Tagged with "Carbon"
The main difference between conventional synthetic fertilizers and organic slow-release fertilizers is solubility, or how quickly they dissolve in water.
Synthetic fertilizers dissolve rapidly, releasing nitrogen quickly into the soil. They promote quick "green up" and shallow root systems. They quickly leach into ground or surface waters when it rains, preventing most of the nitrogen from actually being absorbed by your plants. This causes pollution that can lead to algal blooms. Over time, synthetic fertilizers can build up in your soil and kill the microbes that keep your soil and plants healthy.
Slow-release organic fertilizers, along with compost and compost tea, work by providing beneficial microbes and food for microbes already living in your soil. These microbes, in turn, produce nutrients for your plants. These fertilizers are less soluble than synthetics, leading to less leaching of nutrients, and lessening the need for frequent fertilizer applications.
Many landscapers now provide compost tea applications, or you can check out our how-to for brewing your own.
So, you are leaving your clippings for 80% of your lawn’s nutrient needs. What is free and easy to add to that? If you’re lucky, the PRFCT ingredient is already growing right beneath your toes.
Clover is a nitrogen fixer—it pulls nitrogen from the air and releases it back into the soil when mowed. Those nitrogen-fixing roots run deep, keeping clover green even in hot, dry months. Your grass will love the nitrogen boost every time you mow, and the environment will love you for not adding more fertilizer.
Worried about bees? It's true that bees (and butterflies!) love clover flowers, but they are not aggressive away from their hives. Bees feasting on clover flowers should not sting unless stepped on directly. You can prevent stings by avoiding large clover patches, wearing shoes when on a flowering clover lawn, and mowing as soon as the flowers open. The cut flowers are also nitrogen-packed, so be sure to leave them along with the rest of your clippings.
Worried about thatch? If you're fertilizing PRFCTly, you don't have to be.
Thatch is a naturally occurring layer of decaying material that accumulates in soil. A ½" layer of thatch is healthy. It acts as insulation for soil and roots and a cushion for your kids' knees when they fall on the grass.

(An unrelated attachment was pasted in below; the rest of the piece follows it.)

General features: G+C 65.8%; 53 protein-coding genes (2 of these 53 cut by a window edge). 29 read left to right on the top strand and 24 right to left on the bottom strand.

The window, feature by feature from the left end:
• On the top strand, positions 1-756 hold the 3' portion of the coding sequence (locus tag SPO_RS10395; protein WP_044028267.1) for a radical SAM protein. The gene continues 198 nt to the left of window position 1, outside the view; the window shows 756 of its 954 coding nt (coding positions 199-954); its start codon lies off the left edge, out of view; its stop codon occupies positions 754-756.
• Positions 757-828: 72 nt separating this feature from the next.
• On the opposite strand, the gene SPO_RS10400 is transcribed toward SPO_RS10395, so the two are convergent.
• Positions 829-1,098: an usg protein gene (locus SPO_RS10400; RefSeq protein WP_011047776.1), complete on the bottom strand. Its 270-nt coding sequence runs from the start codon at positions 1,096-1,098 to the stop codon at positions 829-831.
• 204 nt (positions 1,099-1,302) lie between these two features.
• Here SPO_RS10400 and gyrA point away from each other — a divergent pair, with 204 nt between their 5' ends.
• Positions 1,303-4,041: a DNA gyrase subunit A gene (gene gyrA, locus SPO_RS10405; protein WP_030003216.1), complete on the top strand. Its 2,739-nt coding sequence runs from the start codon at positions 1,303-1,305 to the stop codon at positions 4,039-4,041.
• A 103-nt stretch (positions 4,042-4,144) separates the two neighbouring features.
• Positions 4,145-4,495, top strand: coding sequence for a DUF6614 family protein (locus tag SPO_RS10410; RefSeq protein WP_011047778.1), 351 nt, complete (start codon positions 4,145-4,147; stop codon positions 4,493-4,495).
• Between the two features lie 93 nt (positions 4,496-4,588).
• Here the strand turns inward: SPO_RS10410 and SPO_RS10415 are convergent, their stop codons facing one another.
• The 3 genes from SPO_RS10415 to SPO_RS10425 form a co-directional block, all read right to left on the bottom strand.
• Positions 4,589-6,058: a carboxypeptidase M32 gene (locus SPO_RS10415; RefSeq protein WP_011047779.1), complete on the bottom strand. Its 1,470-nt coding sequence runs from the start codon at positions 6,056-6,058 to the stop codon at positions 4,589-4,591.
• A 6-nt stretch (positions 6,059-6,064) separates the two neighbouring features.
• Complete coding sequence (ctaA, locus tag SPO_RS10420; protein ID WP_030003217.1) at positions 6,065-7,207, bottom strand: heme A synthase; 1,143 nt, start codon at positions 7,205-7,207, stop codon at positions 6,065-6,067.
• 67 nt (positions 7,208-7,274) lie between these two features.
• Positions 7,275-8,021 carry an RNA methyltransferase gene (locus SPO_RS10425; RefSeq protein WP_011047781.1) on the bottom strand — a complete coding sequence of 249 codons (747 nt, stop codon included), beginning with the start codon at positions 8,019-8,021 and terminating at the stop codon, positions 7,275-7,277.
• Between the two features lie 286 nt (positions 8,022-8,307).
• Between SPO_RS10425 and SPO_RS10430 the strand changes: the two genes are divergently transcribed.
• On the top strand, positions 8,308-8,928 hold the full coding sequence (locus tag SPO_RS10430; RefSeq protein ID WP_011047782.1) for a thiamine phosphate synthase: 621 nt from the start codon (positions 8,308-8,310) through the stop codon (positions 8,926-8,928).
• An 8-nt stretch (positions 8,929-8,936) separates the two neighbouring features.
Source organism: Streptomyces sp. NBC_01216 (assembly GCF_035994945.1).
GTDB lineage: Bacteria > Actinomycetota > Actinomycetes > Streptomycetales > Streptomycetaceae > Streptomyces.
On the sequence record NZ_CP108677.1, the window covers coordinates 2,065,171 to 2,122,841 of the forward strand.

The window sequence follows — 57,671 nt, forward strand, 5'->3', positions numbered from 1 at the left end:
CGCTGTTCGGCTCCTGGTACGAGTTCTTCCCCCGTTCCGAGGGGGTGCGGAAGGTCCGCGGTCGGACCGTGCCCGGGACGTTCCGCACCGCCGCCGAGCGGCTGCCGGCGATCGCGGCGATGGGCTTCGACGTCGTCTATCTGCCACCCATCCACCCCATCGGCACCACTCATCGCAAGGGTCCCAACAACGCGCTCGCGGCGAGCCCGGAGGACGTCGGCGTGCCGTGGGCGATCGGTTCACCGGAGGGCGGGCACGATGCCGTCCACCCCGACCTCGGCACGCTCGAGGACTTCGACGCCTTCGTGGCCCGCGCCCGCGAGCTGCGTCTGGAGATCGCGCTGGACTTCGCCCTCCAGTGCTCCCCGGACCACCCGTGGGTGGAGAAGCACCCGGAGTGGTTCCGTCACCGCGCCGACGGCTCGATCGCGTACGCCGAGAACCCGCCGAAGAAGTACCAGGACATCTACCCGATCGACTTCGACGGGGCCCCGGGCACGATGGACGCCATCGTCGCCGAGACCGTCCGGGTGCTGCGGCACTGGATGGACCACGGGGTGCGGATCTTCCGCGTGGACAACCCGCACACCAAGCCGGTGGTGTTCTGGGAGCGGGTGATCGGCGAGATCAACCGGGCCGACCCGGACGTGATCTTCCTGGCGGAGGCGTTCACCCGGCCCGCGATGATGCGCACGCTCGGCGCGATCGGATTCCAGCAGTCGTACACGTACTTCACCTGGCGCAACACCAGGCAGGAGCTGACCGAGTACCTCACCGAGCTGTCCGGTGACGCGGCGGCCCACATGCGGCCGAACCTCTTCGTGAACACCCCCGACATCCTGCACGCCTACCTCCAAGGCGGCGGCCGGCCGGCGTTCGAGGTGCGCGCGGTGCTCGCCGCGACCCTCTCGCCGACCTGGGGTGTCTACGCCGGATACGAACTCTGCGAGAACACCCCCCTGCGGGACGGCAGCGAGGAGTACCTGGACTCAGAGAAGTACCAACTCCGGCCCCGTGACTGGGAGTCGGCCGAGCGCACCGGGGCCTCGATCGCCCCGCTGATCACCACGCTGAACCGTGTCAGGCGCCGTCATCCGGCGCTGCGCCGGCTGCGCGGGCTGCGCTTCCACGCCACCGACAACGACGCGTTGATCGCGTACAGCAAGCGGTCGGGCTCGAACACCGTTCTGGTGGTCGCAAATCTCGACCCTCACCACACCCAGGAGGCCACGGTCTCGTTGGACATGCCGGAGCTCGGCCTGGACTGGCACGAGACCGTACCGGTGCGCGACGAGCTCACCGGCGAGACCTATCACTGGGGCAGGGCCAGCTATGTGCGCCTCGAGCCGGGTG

Thatch build-up is not caused by the presence of grass clippings. In fact, having organic material like grass clippings on your lawn feeds the same microbes that remove excess thatch from your soil.
Problems occur when soil is pickled by the salts and acids in chemical fertilizers and pesticides, preventing the natural composting process from taking place. Material builds up, resulting in a thick layer of thatch that attracts pests and creates conditions for fungus to spread.
Instead, prevent thatch build-up by fertilizing your lawn with natural fertilizers like compost tea and, of course, grass clippings.
Now that you have the PRFCT grass seed, it’s time to lay it down and have a PRFCT LAWN
1. Mow Short: Mow lawn with mower at lowest setting. Open bare patches to receive the seed.
2. Remove Clippings: Make sure the seed will meet the soil.
3. Aerate: Just in compacted areas like paths, and when doing total lawn renovations.
4. Apply Compost or Compost Tea: Allow to dry, then rake or drag the clumps smooth.
5. Freeze Your Seeds (optional): Put seed in freezer for 48 hours to crack seed coat and halve germination time.
6. Spread the Seed: How much? It varies a lot by seed type. Follow the instructions on your seed mix or see our website for typical amounts. Do not over do it! Crowded seeds compete and struggle.
7. Water: Seeds needs to be moist until established: Light watering (i.e. several times a day for 5 minutes each) until grass is at least 1.5 inches.
Achieving your PRFCT lawn can be as simple as changing the way you mow your grass.
By setting your mower to the high setting (between 3.5" and 4") you¹ll encourage grass to grow in thick and strong. That promotes a healthy root system that resists pests, weeds and drought conditions.
Also, leave grass clippings on lawn! Clippings are a natural source of nitrogen, which will promote healthy growth without the use of fast-acting fertilizer.
So, bag your lawnmower bag and let those clippings fly. Mulching mower? Not critical, but even better.
Grass clippings provide a natural—and free!—source of nitrogen that fertilizes your lawn every time you mow. Instead of dumping your clippings in the landfill and then dumping fertilizer on your lawn, use the clippings to gently feed your lawn all season long.